With our spinning jennies and textile mills and industry, the ancient Iranian craft of carpet weaving, which dates back some 2,500 years, is one that is lost to much of the modern world. Yet these luxurious woolen rugs with symmetrical patterns and paisley motifs are the subject of the devious Farsh (Iranian for carpet), which was recently selected as a finalist in the Independent Games Festival’s student competition.
A thoughtful puzzler with an exotic twist, Farsh has the player rolling and unrolling a bright arabesque fabric while a sultry zither resounds from the speakers.
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However, because of strict U.S. visa policies, the game’s creator, the twenty-year-old Iranian Mahdi Bahrami, might not be able to travel to San Francisco in March when the awards are handed out. “Most of the applications from Iranian people who want to travel to the U.S. are rejected,” he says. “In most cases, you can't do it. I need to prove that this is something big and important.”
Despite perhaps not being there himself, Bahrami feels honored by the nomination. He was sitting anxiously in front of his computer, refreshing the webpage, when the news hit. “Suddenly, my phone rang and my friend was so happy, saying congratulations! and then on Facebook, Twitter, emails,” he says. Just don’t suspect that the young Iranian had a late night celebrating in Breda, the quaint, Dutch town with roots in antiquity where he currently attends school. “I tried going to clubs with my friends but didn’t really like it,” he tells me. “Beer or wine… I really don't like them.”
Bahrami seems more than happy to make games in a peaceful country far away from international controversy. He was born and grew up in Esfahan, one of the most exotic oriental cities in Iran, but also the site of a Uranium Conversion Facility, which converts yellowcake into nuclear fuel.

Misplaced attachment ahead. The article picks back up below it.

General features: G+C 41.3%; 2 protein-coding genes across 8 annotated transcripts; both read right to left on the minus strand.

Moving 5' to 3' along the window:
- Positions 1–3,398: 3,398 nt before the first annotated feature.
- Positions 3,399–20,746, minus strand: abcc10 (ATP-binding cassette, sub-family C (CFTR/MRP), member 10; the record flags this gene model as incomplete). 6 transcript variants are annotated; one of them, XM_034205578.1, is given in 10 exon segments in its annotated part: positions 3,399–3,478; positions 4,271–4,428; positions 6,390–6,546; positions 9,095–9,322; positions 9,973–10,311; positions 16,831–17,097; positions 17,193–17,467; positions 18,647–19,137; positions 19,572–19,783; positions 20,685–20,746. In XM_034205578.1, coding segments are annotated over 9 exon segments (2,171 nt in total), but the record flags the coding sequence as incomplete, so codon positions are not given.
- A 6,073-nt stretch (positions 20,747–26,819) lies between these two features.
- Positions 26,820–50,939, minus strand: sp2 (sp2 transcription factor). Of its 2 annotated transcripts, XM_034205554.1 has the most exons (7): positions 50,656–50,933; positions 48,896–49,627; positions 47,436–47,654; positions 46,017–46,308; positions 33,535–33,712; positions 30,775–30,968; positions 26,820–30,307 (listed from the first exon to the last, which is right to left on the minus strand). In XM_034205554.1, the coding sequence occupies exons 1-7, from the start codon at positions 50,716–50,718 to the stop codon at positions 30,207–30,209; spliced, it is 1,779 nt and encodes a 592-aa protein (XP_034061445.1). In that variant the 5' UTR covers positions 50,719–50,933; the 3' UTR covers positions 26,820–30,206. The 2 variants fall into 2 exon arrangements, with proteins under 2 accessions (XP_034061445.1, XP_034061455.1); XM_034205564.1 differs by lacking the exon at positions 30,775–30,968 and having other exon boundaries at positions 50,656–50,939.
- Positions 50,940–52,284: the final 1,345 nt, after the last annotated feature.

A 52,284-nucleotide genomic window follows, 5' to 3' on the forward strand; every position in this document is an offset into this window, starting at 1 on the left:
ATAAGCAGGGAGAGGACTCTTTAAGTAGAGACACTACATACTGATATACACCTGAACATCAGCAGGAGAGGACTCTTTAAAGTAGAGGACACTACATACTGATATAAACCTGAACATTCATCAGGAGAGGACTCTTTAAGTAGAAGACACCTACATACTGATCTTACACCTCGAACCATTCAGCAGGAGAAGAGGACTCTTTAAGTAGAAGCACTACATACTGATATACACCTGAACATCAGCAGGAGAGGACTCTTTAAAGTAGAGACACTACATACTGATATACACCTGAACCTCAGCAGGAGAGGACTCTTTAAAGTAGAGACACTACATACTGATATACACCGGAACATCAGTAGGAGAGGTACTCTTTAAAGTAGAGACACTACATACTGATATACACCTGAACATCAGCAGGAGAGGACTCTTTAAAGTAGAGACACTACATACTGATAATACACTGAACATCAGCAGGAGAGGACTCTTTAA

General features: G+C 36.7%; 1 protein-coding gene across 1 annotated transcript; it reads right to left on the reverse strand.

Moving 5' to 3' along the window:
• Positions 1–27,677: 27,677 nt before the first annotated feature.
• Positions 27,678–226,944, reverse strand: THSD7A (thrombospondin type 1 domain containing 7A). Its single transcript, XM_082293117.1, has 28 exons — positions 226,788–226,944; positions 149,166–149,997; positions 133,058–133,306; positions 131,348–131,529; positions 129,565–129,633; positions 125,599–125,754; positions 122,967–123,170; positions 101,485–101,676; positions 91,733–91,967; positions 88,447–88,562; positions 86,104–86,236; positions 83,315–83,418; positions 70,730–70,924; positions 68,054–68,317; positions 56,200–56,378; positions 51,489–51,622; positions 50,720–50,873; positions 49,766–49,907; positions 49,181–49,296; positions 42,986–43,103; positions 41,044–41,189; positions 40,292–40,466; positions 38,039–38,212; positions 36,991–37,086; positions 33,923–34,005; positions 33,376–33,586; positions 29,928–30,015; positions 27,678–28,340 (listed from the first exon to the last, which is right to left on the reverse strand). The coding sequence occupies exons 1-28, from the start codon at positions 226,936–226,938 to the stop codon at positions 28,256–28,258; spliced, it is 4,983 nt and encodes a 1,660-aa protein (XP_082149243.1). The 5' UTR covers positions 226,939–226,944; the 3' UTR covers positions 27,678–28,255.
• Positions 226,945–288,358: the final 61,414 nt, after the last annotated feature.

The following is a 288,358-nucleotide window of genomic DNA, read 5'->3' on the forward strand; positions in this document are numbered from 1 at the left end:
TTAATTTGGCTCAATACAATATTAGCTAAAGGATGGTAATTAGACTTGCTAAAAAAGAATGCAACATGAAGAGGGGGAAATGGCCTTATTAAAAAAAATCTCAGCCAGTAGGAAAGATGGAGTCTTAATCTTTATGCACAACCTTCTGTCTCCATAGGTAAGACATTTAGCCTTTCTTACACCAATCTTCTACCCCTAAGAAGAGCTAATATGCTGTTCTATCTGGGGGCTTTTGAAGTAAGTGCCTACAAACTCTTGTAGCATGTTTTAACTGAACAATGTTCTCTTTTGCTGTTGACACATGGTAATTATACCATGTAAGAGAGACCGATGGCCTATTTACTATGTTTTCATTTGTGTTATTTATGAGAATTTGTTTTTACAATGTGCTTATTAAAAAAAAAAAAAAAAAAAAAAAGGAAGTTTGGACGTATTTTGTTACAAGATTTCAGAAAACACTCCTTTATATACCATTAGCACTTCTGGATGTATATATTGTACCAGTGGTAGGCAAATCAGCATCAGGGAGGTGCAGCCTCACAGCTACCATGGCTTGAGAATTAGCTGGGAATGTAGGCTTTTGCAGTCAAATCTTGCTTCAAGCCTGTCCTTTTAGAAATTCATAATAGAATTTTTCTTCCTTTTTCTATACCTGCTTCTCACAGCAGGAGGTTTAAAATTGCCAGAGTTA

“When I made the game, I was thinking, ‘Why not present this game to my mother as a gift?"
Despite the alarming situation back home, being away from home is being away from home. He naturally has a touch of homesickness, and he made Farsh both as a tribute to his family and his culture. “When I made the game, I was thinking, ‘Why not present this game to my mother as a gift?’ because she weaved carpets when she was young,” Bahrami says. “I know weaving carpets is a difficult job. It might take two years just for one carpet.”
His mother was elated with the gesture. At the time, Bahrami hadn’t seen his family in five months. He tells me that his mother was saying over the phone, “‘Oh my god! Thanks!’” One is tempted to conclude that, by making his colorful, carpet-themed puzzle game, Bahrami is carrying on the tradition of carpet weaving into the computer age. But that would be a mistake. He tells me carpet weaving is much more intricate and difficult. “Farsh was made in two weeks, and compared to weaving a carpet, it was really nothing,” he says.